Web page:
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This might be a stupid question, but I just don't get it. In Hamiltonian mechanics when examining conditions for a $(\boldsymbol{q},\boldsymbol{p})\rightarrow(\boldsymbol{Q},\boldsymbol{P})$ transformation to be canonical one starts with $$ \dot{q}_ip^i-H(\boldsymbol{q},\boldsymbol{p},t)= \dot{Q}_iP^i-\bar{H}(\boldsymbol{Q},\boldsymbol{P},t)+\frac{d}{dt}W(\boldsymbol{q},\boldsymbol{Q},t)$$ where $\bar{H}$ is the transformed Hamiltonian, and $W$ is the generating function (now a function of $\boldsymbol{q}$ and $\boldsymbol{Q}$). This term shouldn't break Hamilton's principle, since $$ \delta\int_{t_1}^{t_2} dt\frac{d}{dt}W(\boldsymbol{q},\boldsymbol{Q},t)=\delta W(\boldsymbol{q},\boldsymbol{Q},t)|_{t_2}-\delta W(\boldsymbol{q},\boldsymbol{Q},t)|_{t_1}=0-0=0 .$$ But I don't see why the variation of $W$ should disappear at the endpoints (say at $t_1$). Expanding leads to: $$ \delta W(\boldsymbol{q},\boldsymbol{Q},t)|_{t_1}=\left(\frac{\partial W}{\partial q_i}\right)_{t_1}\underbrace{\delta q_i(t_1)}_{=0}+ \left(\frac{\partial W}{\partial Q_i}\right)_{t_1}\delta Q_i(t_1)=\left(\frac{\partial W}{\partial Q_i}\right)_{t_1}\delta Q_i(t_1).$$ $\boldsymbol{Q}$ is itself a function of $\boldsymbol{q}$ and $\boldsymbol{p}$, so $$ \delta Q_i(t_1)=\left(\frac{\partial Q_i}{\partial q_k}\right)_{t_1}\underbrace{\delta q_k(t_1)}_{=0}+\left(\frac{\partial Q_i}{\partial p_k}\right)_{t_1}\delta p_k(t_1)=\left(\frac{\partial Q_i}{\partial p_k}\right)_{t_1}\delta p_k(t_1). $$ It seems as if we also needed the variation of $\boldsymbol{p}$ to vanish at the endpoints, and I don't get this because (at least in cartesian coordinates) $\boldsymbol{p}=m\dot{\boldsymbol{q}}$ and the velocity can be different along the original and the varied orbitals even at the endpoints (they can point in totally different directions), so in general $\delta \dot{\boldsymbol{q}}(t_1)\neq 0$. What am I doing wrong? Can someone help me with this, please?

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  • $\begingroup$ Endpoints are held fixed during the path variation, so the variation of any function at the endpoints is zero. $\endgroup$ – Trevor Kafka Sep 30 '18 at 20:56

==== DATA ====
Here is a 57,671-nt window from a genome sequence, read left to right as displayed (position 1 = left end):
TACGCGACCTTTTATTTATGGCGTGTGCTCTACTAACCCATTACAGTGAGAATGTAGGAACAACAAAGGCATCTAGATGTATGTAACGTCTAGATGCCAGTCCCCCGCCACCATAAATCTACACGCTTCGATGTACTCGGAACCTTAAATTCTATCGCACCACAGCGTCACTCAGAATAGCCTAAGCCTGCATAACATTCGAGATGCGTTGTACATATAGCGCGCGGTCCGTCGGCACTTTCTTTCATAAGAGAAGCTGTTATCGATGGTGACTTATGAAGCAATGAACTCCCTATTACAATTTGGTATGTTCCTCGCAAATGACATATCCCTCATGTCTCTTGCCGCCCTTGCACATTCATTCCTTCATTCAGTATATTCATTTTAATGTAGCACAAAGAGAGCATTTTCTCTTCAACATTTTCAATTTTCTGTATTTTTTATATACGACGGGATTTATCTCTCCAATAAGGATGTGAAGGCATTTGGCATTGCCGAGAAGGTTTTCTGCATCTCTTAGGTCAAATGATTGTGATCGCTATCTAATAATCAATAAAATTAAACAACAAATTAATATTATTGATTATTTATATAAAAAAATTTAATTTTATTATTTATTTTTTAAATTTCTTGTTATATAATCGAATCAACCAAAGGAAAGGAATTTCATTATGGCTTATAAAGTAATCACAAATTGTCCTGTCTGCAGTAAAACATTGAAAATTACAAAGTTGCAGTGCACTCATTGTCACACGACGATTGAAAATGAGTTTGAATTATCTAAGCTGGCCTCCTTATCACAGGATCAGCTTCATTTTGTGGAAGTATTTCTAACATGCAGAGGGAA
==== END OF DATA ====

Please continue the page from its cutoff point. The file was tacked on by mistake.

• $\begingroup$ Endpoints are fixed indeed ($\delta q(t_1)=\delta q(t_2)=0$), but for some function $f(\boldsymbol{q,p})$, $\delta f(\boldsymbol{q,p})=0$ would require $\delta p(t_1)=\delta p(t_2)=0$ too and I can't see how fixing the endpoints only (and not the derivatives!) guarantees this condition. $\endgroup$ – dennismoore94 Sep 30 '18 at 21:54
  • $\begingroup$ I think you're confusing $\delta p$ and $p$. We're varying both $q$ and $p$ when we work in a variational principle but hold both $q$ and $p$ fixed at the endpoints of the path. $\delta q = \delta p = 0$ at the endpoints, even if the values of $q$ and $p$ are nonzero themselves. $\endgroup$ – Trevor Kafka Sep 30 '18 at 22:15
  • $\begingroup$ OK, I think this is, what I actually don't understand: here $\delta p(t_1)=\delta p(t_2)=0$ is the same as $\delta \dot{q}(t_1)=\delta \dot{q}(t_2)=0$ would be in Lagrangian mechanics (again, thinking in cartesian coordinates), but in Lagrangian mechanics we don't have this kind of condition for the velocity. Or do we? $\endgroup$ – dennismoore94 Sep 30 '18 at 22:45
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These are very good questions.

  1. Let us start with the old phase space variables $(q^k,p_{\ell})$. The Hamiltonian action is $$S_H~=~\int_{t_i}^{t_f} \! dt ~L_H, \qquad L_H~:=~\dot{q}^j p_j - H(q,p,t).\tag{A}$$ Its infinitesimal variation reads $$ \delta S_H ~=~ \text{bulk-terms} ~+~ \text{boundary-terms},\tag{B}$$ where $$\text{bulk-terms}~=~\int_{t_i}^{t_f} \! dt \left(\frac{\delta S_H}{\delta q^j}\delta q^j + \frac{\delta S_H}{\delta p_j}\delta p_j \right)\tag{C}$$ yield Hamilton's equations, and where $$\text{boundary-terms}~=~\left[p_j\underbrace{\delta q^j}_{=0} \right]_{t=t_i}^{t=t_f}~=~0\tag{D}$$ vanish as they should because of, say$^1$, essential/Dirichlet boundary conditions (BCs) $$ q^j(t_i)~=~0\qquad\text{and}\qquad q^j(t_f)~=~0. \tag{D}$$ Notice that the momenta$^2$ $p_j$ are unconstrained at the boundary.

  2. Next let us consider new phase space variables $(Q^k,P_{\ell})$. The action of type 1 reads$^3$ $$S_1~:=~\int_{t_i}^{t_f} \! dt ~L_1~=~S_K+\left[ F_1(q,Q,t) \right]_{t=t_i}^{t=t_f}, \qquad S_K~:=~\int_{t_i}^{t_f} \! dt ~L_K, $$ $$ L_1~:=~L_K+\frac{dF_1(q,Q,t)}{dt}, \qquad L_K~:=~ \dot{Q}^j P_j - K(Q,P,t),\tag{F}$$ where the old positions $q^j=q^j(Q,P,t)$ are implicit functions of the new phase space variables $(Q^k,P_{\ell})$. Its infinitesimal variation reads $$ \delta S_1 ~=~ \text{bulk-terms} ~+~ \text{boundary-terms},\tag{G}$$ where $$\text{bulk-terms}~=~\int_{t_i}^{t_f} \! dt \left(\frac{\delta S_1}{\delta Q^j}\delta Q^j + \frac{\delta S_1}{\delta P_j}\delta P_j \right)\tag{H}$$ yield Kamilton's equations, and where $$\text{boundary-terms}~=~\left[\underbrace{\left(P_j+\frac{\partial F_1}{\partial Q^j}\right)}_{=0}\delta Q^j +\frac{\partial F_1}{\partial q^i}\underbrace{\delta q^j}_{=0} \right]_{t=t_i}^{t=t_f}~=~0\tag{I}$$ vanish as they should.

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$^1$ Alternatively, one could impose natural BCs, or perhaps some mixture thereof.

$^2$ Note that in QM it would conflict with the HUP to simultaneously impose BCs on a canonical conjugate pair.

$^3$ Notation conventions: Kamiltonian $K\equiv\bar{H}$ and type 1 generating function $F_1\equiv G_1\equiv W$.

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  • $\begingroup$ Ah, now I see! It is not $\delta Q^i$ (and thus not $\delta p_k$) which must vanish (and which could not happen anyway), but it's "coefficient", leading you to the well-known canonical conditions for the generating function. Thank you, nice answer :) $\endgroup$ – dennismoore94 Oct 1 '18 at 21:47

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